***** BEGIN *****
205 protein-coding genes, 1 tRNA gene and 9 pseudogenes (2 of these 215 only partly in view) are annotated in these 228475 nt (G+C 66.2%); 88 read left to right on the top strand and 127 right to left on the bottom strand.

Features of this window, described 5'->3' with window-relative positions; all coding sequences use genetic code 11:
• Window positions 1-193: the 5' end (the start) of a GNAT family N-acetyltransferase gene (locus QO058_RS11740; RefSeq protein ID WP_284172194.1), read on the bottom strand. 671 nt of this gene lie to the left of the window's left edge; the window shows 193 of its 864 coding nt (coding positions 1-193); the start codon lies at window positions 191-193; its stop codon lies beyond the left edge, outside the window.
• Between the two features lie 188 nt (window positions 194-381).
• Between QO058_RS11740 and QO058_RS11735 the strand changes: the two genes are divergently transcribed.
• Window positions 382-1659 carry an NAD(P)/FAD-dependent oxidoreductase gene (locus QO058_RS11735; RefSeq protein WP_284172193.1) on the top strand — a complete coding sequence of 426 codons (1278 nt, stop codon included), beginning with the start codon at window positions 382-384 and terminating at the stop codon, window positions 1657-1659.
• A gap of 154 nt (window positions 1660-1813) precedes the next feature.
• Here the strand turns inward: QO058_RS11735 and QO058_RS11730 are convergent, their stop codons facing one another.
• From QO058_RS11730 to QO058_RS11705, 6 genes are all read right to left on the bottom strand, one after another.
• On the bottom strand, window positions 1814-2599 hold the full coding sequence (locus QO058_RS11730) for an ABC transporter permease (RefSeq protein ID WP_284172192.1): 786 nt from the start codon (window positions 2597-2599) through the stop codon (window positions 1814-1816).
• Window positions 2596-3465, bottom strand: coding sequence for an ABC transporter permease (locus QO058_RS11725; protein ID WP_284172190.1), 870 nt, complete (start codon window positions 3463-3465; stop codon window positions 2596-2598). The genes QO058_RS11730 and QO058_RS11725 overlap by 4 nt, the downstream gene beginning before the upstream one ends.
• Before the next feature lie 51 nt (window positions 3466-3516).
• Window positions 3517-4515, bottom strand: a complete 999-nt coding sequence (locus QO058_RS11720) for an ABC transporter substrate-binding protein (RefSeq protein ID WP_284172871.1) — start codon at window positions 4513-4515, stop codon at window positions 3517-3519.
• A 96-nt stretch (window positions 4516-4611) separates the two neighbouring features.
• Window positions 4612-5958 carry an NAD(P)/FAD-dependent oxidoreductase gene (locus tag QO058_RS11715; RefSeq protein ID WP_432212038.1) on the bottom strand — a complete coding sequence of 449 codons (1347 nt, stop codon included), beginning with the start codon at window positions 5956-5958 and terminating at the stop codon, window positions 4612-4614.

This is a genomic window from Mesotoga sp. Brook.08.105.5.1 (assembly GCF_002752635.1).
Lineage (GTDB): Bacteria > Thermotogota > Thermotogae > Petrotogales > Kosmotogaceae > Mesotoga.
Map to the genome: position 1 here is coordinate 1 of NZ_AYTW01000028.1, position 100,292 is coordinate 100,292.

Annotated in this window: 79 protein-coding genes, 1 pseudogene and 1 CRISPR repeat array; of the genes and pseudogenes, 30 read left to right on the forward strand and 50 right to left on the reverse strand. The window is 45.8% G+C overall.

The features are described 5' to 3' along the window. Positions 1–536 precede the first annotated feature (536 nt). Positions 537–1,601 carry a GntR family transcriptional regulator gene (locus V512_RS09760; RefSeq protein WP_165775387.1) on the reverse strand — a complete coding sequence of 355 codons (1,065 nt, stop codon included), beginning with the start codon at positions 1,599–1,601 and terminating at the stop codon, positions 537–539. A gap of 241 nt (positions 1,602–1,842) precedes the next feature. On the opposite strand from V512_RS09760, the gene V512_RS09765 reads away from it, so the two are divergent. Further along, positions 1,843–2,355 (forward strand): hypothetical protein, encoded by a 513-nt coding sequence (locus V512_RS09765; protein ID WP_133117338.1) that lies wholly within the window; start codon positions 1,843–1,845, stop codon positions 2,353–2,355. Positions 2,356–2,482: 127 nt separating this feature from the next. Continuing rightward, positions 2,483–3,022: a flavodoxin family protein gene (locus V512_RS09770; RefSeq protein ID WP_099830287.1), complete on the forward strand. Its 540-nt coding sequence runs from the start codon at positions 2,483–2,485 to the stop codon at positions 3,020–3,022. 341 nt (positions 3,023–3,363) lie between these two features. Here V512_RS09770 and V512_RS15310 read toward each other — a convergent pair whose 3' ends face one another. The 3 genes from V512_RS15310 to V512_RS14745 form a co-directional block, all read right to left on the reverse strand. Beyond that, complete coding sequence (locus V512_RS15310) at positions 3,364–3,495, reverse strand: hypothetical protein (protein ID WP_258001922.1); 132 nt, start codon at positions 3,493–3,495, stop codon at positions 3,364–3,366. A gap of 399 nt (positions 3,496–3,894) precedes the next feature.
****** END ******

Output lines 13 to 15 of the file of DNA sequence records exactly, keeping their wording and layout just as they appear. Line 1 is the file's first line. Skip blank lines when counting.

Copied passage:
• Window positions 3517-4515, bottom strand: a complete 999-nt coding sequence (locus QO058_RS11720) for an ABC transporter substrate-binding protein (RefSeq protein ID WP_284172871.1) — start codon at window positions 4513-4515, stop codon at window positions 3517-3519.
• A 96-nt stretch (window positions 4516-4611) separates the two neighbouring features.
• Window positions 4612-5958 carry an NAD(P)/FAD-dependent oxidoreductase gene (locus tag QO058_RS11715; RefSeq protein ID WP_432212038.1) on the bottom strand — a complete coding sequence of 449 codons (1347 nt, stop codon included), beginning with the start codon at window positions 5956-5958 and terminating at the stop codon, window positions 4612-4614.